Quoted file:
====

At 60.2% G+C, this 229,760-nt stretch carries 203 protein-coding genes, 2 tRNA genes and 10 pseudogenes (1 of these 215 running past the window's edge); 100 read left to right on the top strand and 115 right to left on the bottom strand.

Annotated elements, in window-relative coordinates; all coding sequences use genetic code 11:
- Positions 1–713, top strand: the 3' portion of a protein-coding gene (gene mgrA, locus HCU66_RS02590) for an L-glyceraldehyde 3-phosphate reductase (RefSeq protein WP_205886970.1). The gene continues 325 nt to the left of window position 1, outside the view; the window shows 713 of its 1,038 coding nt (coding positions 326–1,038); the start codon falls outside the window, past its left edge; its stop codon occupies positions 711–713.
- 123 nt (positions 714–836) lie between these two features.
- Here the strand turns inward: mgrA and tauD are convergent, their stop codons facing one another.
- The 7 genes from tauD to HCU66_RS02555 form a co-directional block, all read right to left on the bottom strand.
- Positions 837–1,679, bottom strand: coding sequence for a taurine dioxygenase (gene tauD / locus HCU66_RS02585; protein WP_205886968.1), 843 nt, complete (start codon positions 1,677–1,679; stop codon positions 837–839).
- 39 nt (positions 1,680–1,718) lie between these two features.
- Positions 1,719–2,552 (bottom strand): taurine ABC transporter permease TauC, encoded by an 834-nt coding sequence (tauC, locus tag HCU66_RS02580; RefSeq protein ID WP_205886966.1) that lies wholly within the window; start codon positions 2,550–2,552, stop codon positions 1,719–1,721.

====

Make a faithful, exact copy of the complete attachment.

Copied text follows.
At 60.2% G+C, this 229,760-nt stretch carries 203 protein-coding genes, 2 tRNA genes and 10 pseudogenes (1 of these 215 running past the window's edge); 100 read left to right on the top strand and 115 right to left on the bottom strand.

Annotated elements, in window-relative coordinates; all coding sequences use genetic code 11:
- Positions 1–713, top strand: the 3' portion of a protein-coding gene (gene mgrA, locus HCU66_RS02590) for an L-glyceraldehyde 3-phosphate reductase (RefSeq protein WP_205886970.1). The gene continues 325 nt to the left of window position 1, outside the view; the window shows 713 of its 1,038 coding nt (coding positions 326–1,038); the start codon falls outside the window, past its left edge; its stop codon occupies positions 711–713.
- 123 nt (positions 714–836) lie between these two features.
- Here the strand turns inward: mgrA and tauD are convergent, their stop codons facing one another.
- The 7 genes from tauD to HCU66_RS02555 form a co-directional block, all read right to left on the bottom strand.
- Positions 837–1,679, bottom strand: coding sequence for a taurine dioxygenase (gene tauD / locus HCU66_RS02585; protein WP_205886968.1), 843 nt, complete (start codon positions 1,677–1,679; stop codon positions 837–839).
- 39 nt (positions 1,680–1,718) lie between these two features.
- Positions 1,719–2,552 (bottom strand): taurine ABC transporter permease TauC, encoded by an 834-nt coding sequence (tauC, locus tag HCU66_RS02580; RefSeq protein ID WP_205886966.1) that lies wholly within the window; start codon positions 2,550–2,552, stop codon positions 1,719–1,721.